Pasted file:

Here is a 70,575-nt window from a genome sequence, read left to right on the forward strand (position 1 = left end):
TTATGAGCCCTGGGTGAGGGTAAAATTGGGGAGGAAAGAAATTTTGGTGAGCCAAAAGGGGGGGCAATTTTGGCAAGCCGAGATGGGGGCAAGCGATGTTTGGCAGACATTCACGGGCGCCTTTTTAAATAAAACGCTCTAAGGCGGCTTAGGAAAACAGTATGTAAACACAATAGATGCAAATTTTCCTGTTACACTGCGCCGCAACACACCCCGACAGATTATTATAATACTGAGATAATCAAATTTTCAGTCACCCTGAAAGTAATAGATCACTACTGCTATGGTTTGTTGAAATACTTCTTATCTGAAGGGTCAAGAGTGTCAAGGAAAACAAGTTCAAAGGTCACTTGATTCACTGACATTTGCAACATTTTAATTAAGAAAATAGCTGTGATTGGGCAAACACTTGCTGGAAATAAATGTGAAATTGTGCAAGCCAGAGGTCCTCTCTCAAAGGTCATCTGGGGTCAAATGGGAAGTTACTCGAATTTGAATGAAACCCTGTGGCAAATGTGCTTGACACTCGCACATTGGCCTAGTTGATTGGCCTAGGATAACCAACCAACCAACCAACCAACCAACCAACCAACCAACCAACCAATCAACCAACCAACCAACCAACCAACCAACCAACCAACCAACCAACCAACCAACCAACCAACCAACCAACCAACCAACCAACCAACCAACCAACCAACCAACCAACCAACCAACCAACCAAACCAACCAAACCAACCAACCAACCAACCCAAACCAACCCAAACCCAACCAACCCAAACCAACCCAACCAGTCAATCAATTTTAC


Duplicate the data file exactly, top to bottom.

Here is a 70,575-nt window from a genome sequence, read left to right on the forward strand (position 1 = left end):
TTATGAGCCCTGGGTGAGGGTAAAATTGGGGAGGAAAGAAATTTTGGTGAGCCAAAAGGGGGGGCAATTTTGGCAAGCCGAGATGGGGGCAAGCGATGTTTGGCAGACATTCACGGGCGCCTTTTTAAATAAAACGCTCTAAGGCGGCTTAGGAAAACAGTATGTAAACACAATAGATGCAAATTTTCCTGTTACACTGCGCCGCAACACACCCCGACAGATTATTATAATACTGAGATAATCAAATTTTCAGTCACCCTGAAAGTAATAGATCACTACTGCTATGGTTTGTTGAAATACTTCTTATCTGAAGGGTCAAGAGTGTCAAGGAAAACAAGTTCAAAGGTCACTTGATTCACTGACATTTGCAACATTTTAATTAAGAAAATAGCTGTGATTGGGCAAACACTTGCTGGAAATAAATGTGAAATTGTGCAAGCCAGAGGTCCTCTCTCAAAGGTCATCTGGGGTCAAATGGGAAGTTACTCGAATTTGAATGAAACCCTGTGGCAAATGTGCTTGACACTCGCACATTGGCCTAGTTGATTGGCCTAGGATAACCAACCAACCAACCAACCAACCAACCAACCAACCAACCAACCAATCAACCAACCAACCAACCAACCAACCAACCAACCAACCAACCAACCAACCAACCAACCAACCAACCAACCAACCAACCAACCAACCAACCAACCAACCAACCAACCAACCAACCAACCAAACCAACCAAACCAACCAACCAACCAACCCAAACCAACCCAAACCCAACCAACCCAAACCAACCCAACCAGTCAATCAATTTTAC